In things that make you go "Wait? What now?" gay and lesbian activist organization GLAAD is calling for CNN to fire Apha Phi Alpha member and ascot-aficionado Roland Martin due to some insensitive tweets he made on his very well-retweeted Twitter page.
As we all know, Twitter is a constant causation of any and all drama these days. Rappers used to put out entire albums beefing with each other. Now folks just spit their insults over Twitter. It's fascinating. Just makes me want to run up and slap the iPhones out of people's hands.
The trouble started this time when Martin was enthusiastically tweeting while in the throws of America's greatest secular holiday, Super Bowl Sunday.
So you know? Jokes. Which of course is always trouble, whether you're a comedian or not.
GLAAD responds with a tsk, tsk, tsk ...
Martin then responds (because that's what he does).
Martin also tweeted this line, of which GLAAD also took offense.
GLAAD, whose memory is long, mentions in their Roland Martin post that Martin defended comic Tracy Morgan's homophobic jokes last year even though Morgan went back and apologized for them.
While Martin (and others) didn't see what big deal was, GLAAD and other groups are making a concerted effort to get people to pay attention to how they talk about gender and queer issues, namely curbing violent rhetoric. Even though they are "jokes," violence against gays, lesbians, bisexuals and transgendered people continue to be extremely routine. And yes, routine, even in the age of RuPaul's Drag Race and the end of Don't Ask, Don't Tell. The United States is a big country and all the gay people just aren't hanging out in Hell's Kitchen, SoHo, the DMV and the Bay Area. Some people are gay in Montgomery, Alabama or Columbus, Ohio or Kansas City, Missouri. Being "out" in those places varies from "not that bad" to "afraid for my life" depending on where you live, work or go to school.
So yes, hahahaha wack jokes. But also ... not that funny if people are actually still getting beat up for wearing pink, killed for living their lives and shunned for expressing attraction towards the people they are attracted to. The jokes were in poor taste. Much like how pretty much all rape jokes are in poor taste. Or all wife beating jokes. Or all "nigger" jokes. Or all jokes about the disabled. Like, ha ha, but don't be super shocked if your turn of phrase offends members of the group you're lazily mocking.
It's like how when I was 13 I used to call everything uncool "gay" and my mother pulled me aside and asked me why I would say that when she knew I had no issue with gay people. Why would I associate something being tacky, negative or boring with also being tied to gay people. And I told her I didn't see the two as tied together. In my brain Uncool/Gay and Gay/Gay where two entirely different things. But she explained to me that to others who didn't know my heart, who could tell the difference?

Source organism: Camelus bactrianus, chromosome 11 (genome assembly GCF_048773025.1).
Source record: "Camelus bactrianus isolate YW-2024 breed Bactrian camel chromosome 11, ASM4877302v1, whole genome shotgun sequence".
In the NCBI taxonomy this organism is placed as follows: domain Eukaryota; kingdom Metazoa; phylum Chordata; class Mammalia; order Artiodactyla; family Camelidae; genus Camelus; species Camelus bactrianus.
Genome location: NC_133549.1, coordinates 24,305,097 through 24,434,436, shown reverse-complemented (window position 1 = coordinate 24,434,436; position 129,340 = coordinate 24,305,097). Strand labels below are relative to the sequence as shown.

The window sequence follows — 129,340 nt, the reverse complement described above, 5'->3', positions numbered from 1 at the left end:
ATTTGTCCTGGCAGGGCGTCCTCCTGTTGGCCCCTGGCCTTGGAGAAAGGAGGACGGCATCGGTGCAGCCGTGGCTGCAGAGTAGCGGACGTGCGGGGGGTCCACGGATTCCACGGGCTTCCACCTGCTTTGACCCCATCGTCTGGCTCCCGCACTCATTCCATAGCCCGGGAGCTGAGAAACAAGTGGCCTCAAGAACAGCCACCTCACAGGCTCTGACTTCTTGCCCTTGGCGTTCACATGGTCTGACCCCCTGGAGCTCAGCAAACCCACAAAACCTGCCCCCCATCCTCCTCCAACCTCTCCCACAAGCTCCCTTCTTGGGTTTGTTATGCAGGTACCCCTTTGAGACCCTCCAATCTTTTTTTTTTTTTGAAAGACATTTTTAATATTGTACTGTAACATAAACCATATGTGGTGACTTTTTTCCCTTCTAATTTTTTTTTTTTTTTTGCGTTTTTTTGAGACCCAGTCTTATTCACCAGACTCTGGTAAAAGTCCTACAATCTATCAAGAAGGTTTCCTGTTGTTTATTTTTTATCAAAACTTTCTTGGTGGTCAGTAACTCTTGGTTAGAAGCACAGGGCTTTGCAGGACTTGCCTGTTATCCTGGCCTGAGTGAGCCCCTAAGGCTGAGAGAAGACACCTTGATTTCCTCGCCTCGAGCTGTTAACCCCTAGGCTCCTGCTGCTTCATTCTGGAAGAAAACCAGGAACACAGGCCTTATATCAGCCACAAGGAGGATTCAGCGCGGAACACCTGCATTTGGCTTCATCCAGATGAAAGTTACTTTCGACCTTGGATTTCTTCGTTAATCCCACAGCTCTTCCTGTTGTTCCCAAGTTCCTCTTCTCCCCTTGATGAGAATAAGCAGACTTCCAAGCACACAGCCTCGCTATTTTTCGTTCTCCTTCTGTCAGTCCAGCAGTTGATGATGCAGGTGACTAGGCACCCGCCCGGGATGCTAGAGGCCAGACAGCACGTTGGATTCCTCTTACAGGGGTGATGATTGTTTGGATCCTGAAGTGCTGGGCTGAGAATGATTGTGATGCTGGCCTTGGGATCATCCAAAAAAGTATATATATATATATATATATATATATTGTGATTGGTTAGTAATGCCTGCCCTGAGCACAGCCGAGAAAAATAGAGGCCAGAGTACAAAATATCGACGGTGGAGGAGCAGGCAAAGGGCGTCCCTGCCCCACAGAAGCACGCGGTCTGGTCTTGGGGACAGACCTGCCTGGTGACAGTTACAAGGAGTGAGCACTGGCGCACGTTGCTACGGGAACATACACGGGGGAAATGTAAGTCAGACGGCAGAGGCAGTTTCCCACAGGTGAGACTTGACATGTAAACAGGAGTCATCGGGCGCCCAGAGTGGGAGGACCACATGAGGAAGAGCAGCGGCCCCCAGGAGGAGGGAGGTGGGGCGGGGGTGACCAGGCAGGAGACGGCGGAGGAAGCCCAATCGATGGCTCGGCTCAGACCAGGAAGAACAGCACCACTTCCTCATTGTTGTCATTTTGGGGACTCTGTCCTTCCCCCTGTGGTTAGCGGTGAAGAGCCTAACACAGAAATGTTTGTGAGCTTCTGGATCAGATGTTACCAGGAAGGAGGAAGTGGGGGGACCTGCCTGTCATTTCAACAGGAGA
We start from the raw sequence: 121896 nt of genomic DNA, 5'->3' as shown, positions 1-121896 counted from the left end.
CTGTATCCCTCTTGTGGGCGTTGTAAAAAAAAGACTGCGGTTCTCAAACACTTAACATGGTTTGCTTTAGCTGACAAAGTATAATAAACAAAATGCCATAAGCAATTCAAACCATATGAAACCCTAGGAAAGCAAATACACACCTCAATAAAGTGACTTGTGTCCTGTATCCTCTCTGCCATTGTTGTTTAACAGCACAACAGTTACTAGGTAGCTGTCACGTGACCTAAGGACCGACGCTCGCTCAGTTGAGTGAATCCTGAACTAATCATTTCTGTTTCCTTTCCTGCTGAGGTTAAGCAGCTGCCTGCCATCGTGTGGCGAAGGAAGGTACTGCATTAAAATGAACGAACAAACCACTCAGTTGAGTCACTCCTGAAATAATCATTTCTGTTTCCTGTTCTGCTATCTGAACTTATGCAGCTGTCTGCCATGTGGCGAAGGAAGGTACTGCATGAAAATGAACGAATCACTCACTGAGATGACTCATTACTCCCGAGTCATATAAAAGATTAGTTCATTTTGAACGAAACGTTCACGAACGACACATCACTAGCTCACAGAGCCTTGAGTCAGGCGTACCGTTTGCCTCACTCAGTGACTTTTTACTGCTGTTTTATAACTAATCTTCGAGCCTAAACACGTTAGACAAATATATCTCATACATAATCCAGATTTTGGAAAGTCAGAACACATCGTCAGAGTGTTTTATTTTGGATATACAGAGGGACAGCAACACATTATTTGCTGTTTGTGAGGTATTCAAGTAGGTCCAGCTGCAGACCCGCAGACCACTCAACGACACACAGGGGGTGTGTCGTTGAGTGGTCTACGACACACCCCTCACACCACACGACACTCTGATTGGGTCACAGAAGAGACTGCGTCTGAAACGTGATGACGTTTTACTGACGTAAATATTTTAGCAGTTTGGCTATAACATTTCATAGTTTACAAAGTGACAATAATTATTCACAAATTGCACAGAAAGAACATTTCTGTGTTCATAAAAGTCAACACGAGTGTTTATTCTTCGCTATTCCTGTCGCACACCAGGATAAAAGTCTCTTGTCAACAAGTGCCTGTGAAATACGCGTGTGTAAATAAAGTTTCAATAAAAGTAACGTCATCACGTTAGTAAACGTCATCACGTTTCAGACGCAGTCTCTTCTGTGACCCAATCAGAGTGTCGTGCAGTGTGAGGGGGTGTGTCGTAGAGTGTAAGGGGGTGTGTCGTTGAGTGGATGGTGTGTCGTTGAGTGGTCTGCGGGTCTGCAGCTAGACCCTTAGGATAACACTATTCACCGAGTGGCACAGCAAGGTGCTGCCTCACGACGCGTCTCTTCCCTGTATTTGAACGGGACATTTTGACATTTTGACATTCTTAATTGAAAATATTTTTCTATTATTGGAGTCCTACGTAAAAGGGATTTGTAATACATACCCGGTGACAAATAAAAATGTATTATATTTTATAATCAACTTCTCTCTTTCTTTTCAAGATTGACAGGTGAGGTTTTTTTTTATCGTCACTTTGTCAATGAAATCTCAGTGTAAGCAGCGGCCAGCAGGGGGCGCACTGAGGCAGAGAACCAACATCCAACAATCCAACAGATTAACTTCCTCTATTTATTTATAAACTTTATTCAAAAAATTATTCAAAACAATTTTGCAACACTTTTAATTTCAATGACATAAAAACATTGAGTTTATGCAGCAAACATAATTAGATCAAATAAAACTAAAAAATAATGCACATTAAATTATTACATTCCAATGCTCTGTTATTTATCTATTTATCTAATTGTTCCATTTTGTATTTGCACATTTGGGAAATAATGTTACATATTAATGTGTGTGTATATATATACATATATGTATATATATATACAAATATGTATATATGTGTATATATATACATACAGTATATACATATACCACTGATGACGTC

She asked me if I would have liked it if someone had said something was a "girl" thing in a negative way. That if girl (or many of the offensive ways you can say "girl") were tied to the word uncool. Well, 13-year-old me understood sexism (which is why the first time I heard a rape joke at 14 I recoiled in horror, then tried to explain to the boy who told it to me how screwed up that sounded), so that day I stopped saying something was "gay" or even using the word gay unless it was used in its proper context.
I don't think Roland Martin is some "beat up the gays" kind of person. But considering his age, background, religious beliefs, personal feelings about homosexuality and the fact that he was shit-talking during the Macho Nacho world of sports, he probably doesn't know or care about how careless his language came across. Because it's something he's probably always said and done and he doesn't think that much of it and those around him don't think that much of it because they all say things like this too. None of them plans on beating up a transsexual tonight (I hope), but they also can't see the connection between what is just a lazy joke for some and real violence for others.
I don't think ol' Rolly Rolls should get fired, but ... you know? Clean it up a little, man. It's not like that joke was super original and awesome. Getting called out for simply being lazy in your language usage is pretty pedestrian. To paraphrase the great Kanye West, "I'm on (Twitter) talking like it's just you and me."
But see? It's not just you and your boys and fans on Twitter. It's GLAAD. And everyone else. And everyone else might not think you're that funny.